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Like any other enabling technology, AI creates new questions for society. These questions are particularly acute in healthcare given the vulnerability of patients and the desire to protect privacy. How society responds to these questions and how that is manifest in the actions of legislators and regulators will make a significant difference to how quickly and how well we are able to benefit from AI innovations in healthcare.
Four questions for us to consider as we approach the 2018 Forum.
In what way will AI change what humans do in healthcare?
The pace of development of the underlying enabling AI and the applications across the landscape above varies dramatically. An interesting observation made by Hans Moravec and others is that what most lay people intuitively think is easy or hard for machine intelligence is wrong.
When does it matter if intelligence is artificial?
The level of realism that can be achieved by AI agents in remote interactions is rapidly reaching the point that is hard to distinguish from a human. This has far-reaching second order implications in healthcare such as relating to the patientclinician relationship and for payment models.
The well-known Turing test assesses a machine’s ability to interact using natural language conversations in a way that is indistinguishable from a human. In 2014 a software program over a five-minute text conversation convinced 10 of 30 judges that it was a teenage boy and there have been other successes as well.
Bots are not only getting better at parsing questions and finding the right answers, they are also getting better at demonstrating human like qualities such as typos, delays, and idiosyncrasies.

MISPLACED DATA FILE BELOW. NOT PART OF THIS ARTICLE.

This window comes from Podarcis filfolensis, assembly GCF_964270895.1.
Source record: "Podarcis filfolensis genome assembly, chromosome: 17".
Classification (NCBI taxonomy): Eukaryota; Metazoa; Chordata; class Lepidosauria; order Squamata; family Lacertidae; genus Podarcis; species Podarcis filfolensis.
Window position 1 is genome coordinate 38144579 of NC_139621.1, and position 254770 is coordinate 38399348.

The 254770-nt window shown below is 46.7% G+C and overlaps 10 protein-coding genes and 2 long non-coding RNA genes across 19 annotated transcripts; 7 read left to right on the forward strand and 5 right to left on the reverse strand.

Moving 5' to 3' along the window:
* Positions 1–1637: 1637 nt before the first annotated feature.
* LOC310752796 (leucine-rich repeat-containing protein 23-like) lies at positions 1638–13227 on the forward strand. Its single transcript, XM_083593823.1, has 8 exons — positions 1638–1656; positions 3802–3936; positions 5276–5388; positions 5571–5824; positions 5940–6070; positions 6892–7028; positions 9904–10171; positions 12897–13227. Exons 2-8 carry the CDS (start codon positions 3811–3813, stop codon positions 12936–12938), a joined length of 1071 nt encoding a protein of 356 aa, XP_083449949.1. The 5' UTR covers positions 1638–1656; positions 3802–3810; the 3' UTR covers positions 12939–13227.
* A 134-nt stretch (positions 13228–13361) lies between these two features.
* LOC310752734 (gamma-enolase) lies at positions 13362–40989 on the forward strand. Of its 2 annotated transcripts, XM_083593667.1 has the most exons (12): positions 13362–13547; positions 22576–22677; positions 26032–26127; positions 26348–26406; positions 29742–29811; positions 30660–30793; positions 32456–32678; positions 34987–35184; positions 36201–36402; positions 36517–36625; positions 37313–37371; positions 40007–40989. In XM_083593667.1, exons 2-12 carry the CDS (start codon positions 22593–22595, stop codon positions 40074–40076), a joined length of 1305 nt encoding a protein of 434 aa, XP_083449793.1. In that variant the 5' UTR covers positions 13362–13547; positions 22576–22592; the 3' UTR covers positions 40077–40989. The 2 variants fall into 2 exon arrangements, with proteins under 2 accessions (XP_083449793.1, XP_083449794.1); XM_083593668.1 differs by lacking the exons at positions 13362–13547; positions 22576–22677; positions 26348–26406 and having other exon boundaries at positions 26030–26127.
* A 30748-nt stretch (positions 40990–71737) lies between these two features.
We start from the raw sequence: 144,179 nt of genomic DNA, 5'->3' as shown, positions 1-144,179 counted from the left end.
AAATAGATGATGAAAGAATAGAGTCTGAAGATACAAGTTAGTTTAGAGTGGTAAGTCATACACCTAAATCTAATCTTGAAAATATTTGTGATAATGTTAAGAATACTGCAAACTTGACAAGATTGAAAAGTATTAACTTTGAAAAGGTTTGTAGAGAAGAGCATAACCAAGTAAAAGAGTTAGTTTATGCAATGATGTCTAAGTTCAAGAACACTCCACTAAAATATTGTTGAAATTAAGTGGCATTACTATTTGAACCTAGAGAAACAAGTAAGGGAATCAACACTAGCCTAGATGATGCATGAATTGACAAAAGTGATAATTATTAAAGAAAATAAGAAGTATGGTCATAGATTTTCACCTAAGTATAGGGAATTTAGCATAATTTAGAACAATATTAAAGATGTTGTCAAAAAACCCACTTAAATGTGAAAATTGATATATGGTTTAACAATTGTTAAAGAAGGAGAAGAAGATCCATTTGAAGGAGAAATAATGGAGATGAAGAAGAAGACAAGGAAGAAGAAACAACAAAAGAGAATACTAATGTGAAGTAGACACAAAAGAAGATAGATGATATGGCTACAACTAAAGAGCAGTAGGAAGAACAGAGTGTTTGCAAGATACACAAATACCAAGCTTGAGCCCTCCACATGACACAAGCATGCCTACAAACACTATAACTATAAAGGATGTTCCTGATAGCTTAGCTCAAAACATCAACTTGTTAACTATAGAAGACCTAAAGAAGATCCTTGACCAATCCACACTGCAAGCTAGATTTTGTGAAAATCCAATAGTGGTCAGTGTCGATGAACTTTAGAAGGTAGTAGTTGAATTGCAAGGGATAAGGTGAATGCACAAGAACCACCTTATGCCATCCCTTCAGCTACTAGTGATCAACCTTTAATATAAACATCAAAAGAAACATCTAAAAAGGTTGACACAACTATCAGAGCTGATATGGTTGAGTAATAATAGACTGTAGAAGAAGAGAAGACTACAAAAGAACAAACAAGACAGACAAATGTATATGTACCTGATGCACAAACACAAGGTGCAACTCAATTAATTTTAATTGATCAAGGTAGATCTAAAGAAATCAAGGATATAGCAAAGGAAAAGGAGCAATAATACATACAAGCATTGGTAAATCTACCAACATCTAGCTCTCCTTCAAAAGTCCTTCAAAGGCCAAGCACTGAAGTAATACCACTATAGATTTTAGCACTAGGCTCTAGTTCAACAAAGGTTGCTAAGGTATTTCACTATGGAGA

Do we need to know why?
The most successful ML approaches in the form of deep networks can behave like black boxes, in the sense that while we have a statistical sense of how inputs relate to outputs, it is often not possible to precisely determine why a particular input generates a particular output.
While this is important in other industries as well, it is particularly important in healthcare. Consider, for instance, if a patient dies after following AI guidance, not knowing why a particular pathway was recommended will confound issues in the ethical, legal, and regulatory spheres.
What does AI mean for privacy and legal responsibility?
Information collected by and inferences made by an AI embedded in a provider system will be covered by the usual patient data protections. However, similar systems may well begin to exist outside the traditional healthcare system. If a nonclinical AI can infer the health status of an individual with a high degree of accuracy based on non-protected information, that has implications for privacy.